18th Century sculptors and monument makers - Thomas Banks

Thomas Banks (1735-1805)

Thomas Banks portrait of Barretti, Marylebone Church.

The sculptor Thomas Banks is known for his various memorials, in St Paulís Cathedral, Westminster Abbey and elsewhere, mostly dating from the last quarter of the 18th Century, though he continued working until his death in 1805. He was born in Lambeth, his father being the land agent of the Duke of Beaufort, and trained in wood carving and sculpture after showing an early proclivity for drawing. Though his employer was the minor figure William Barlow, he contrived to study in the studio of the great Peter Scheemakers nearby. He later studied at the Royal Academy, winning a travelling scholarship in 1772 and went to Rome. By then married to an heiress, he was able to remain in that city for seven years, then after a short time England, travelled to Russia where he made work for the Russian Empress.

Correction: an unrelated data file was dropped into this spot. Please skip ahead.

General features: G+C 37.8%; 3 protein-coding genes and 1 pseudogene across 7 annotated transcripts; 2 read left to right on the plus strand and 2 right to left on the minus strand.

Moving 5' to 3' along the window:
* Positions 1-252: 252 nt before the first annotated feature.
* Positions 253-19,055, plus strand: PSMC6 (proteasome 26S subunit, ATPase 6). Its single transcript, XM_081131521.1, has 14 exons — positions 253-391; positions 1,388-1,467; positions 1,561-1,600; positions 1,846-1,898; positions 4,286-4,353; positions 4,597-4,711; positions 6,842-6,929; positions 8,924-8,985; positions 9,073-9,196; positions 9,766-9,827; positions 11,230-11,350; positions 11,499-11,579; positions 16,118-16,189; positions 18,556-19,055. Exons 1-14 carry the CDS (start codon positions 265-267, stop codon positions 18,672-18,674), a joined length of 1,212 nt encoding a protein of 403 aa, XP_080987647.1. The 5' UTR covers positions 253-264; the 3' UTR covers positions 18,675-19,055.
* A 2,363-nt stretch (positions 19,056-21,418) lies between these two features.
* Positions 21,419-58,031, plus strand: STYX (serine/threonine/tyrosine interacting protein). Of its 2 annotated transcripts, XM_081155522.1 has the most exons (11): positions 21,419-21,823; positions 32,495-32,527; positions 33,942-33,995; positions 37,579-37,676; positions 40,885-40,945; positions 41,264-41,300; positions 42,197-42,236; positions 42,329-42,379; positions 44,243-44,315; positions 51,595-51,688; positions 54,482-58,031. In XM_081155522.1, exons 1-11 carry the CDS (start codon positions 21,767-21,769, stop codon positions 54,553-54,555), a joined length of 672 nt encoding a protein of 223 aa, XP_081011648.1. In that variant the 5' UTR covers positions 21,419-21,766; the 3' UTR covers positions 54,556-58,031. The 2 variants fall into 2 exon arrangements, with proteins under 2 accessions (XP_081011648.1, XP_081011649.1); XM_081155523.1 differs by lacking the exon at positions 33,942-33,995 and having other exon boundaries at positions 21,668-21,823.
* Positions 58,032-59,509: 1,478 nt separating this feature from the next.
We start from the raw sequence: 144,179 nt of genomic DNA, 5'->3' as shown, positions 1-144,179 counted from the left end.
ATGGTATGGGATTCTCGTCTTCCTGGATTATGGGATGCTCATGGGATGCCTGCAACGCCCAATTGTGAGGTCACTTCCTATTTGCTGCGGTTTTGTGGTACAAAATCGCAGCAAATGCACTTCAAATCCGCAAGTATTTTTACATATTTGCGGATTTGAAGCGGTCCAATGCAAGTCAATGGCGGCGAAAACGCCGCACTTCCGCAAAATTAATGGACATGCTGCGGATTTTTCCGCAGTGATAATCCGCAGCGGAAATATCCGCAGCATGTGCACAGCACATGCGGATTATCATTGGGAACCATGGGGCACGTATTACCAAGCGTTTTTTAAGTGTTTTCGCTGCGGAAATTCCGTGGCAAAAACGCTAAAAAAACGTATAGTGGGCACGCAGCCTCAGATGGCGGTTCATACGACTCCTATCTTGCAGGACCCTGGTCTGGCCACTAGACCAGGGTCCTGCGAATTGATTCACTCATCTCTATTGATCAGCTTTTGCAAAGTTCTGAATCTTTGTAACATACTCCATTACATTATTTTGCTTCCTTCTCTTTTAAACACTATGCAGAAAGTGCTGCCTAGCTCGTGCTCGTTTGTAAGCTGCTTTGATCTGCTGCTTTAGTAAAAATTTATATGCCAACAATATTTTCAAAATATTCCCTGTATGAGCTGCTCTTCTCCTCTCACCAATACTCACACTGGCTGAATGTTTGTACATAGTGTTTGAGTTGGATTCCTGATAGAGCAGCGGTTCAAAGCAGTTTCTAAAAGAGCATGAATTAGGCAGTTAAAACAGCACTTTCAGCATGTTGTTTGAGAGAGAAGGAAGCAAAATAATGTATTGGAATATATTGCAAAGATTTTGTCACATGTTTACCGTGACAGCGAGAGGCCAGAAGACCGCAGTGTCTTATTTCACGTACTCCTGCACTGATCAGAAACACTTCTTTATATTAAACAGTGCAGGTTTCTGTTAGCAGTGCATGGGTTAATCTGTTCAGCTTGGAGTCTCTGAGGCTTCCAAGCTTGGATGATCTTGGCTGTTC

In 1774, Banks made his first major monument, to Isaac Watts, for Westminster Abbey, and there followed a series of such things, his peak being in the 1790s, and his most celebrated work being the monument to Penelope Boothby in Ashbourne, Dorset. He also made various portrait busts, though these were not considered so successful. His earlier work included ideal and mythological subjects, and he was able to return to the allegorical genre in the figures for his later monuments. Among his public works, most notable is his Shakespeare panel in Stratford upon Avon, the Four Quarters of the Globe for Dublin Customs House, destroyed in 1918, and the Death of Germanicus, another relief, for Holkham Hall in Norfolk.

Among lesser monuments, in London we may mention two in Marylebone Parish Church, one with a bust, and a relief in St Giles Ickenham, West London, while a good example of a bust designed by Thomas Banks is that to Alderman Boydell in St Margaretís Lothbury, though this was carved by F.W. Smith.

Thomas Banks received recognition during his lifetime, being elected a Royal Academician in 1785, just a year after being elected an Associate Royal Academician. There is a small plaque to him in Westminster Abbey, but his dilapidated gravestone in Paddington Churchyard was buried under a flowerbed in the late 1880s.

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